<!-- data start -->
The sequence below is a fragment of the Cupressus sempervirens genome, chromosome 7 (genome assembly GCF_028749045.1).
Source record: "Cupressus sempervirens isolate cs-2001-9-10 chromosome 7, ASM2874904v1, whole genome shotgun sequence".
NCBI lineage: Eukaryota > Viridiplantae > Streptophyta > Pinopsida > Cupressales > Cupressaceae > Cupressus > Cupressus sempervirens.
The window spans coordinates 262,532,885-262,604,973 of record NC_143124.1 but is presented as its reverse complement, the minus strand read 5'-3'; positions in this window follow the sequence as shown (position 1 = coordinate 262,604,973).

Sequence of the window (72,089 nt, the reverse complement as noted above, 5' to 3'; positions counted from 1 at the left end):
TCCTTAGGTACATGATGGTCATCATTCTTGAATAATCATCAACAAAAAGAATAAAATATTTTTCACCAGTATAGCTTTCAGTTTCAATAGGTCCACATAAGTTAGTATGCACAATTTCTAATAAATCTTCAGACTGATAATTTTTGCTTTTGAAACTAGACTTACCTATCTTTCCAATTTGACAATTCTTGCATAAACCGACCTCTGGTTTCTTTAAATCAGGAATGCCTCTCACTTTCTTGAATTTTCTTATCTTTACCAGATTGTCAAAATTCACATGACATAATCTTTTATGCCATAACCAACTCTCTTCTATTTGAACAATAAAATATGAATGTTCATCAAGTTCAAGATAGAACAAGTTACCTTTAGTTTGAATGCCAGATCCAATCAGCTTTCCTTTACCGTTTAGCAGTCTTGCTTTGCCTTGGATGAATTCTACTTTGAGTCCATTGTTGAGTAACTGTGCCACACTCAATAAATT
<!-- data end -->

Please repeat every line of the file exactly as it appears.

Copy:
The sequence below is a fragment of the Cupressus sempervirens genome, chromosome 7 (genome assembly GCF_028749045.1).
Source record: "Cupressus sempervirens isolate cs-2001-9-10 chromosome 7, ASM2874904v1, whole genome shotgun sequence".
NCBI lineage: Eukaryota > Viridiplantae > Streptophyta > Pinopsida > Cupressales > Cupressaceae > Cupressus > Cupressus sempervirens.
The window spans coordinates 262,532,885-262,604,973 of record NC_143124.1 but is presented as its reverse complement, the minus strand read 5'-3'; positions in this window follow the sequence as shown (position 1 = coordinate 262,604,973).

Sequence of the window (72,089 nt, the reverse complement as noted above, 5' to 3'; positions counted from 1 at the left end):
TCCTTAGGTACATGATGGTCATCATTCTTGAATAATCATCAACAAAAAGAATAAAATATTTTTCACCAGTATAGCTTTCAGTTTCAATAGGTCCACATAAGTTAGTATGCACAATTTCTAATAAATCTTCAGACTGATAATTTTTGCTTTTGAAACTAGACTTACCTATCTTTCCAATTTGACAATTCTTGCATAAACCGACCTCTGGTTTCTTTAAATCAGGAATGCCTCTCACTTTCTTGAATTTTCTTATCTTTACCAGATTGTCAAAATTCACATGACATAATCTTTTATGCCATAACCAACTCTCTTCTATTTGAACAATAAAATATGAATGTTCATCAAGTTCAAGATAGAACAAGTTACCTTTAGTTTGAATGCCAGATCCAATCAGCTTTCCTTTACCGTTTAGCAGTCTTGCTTTGCCTTGGATGAATTCTACTTTGAGTCCATTGTTGAGTAACTGTGCCACACTCAATAAATT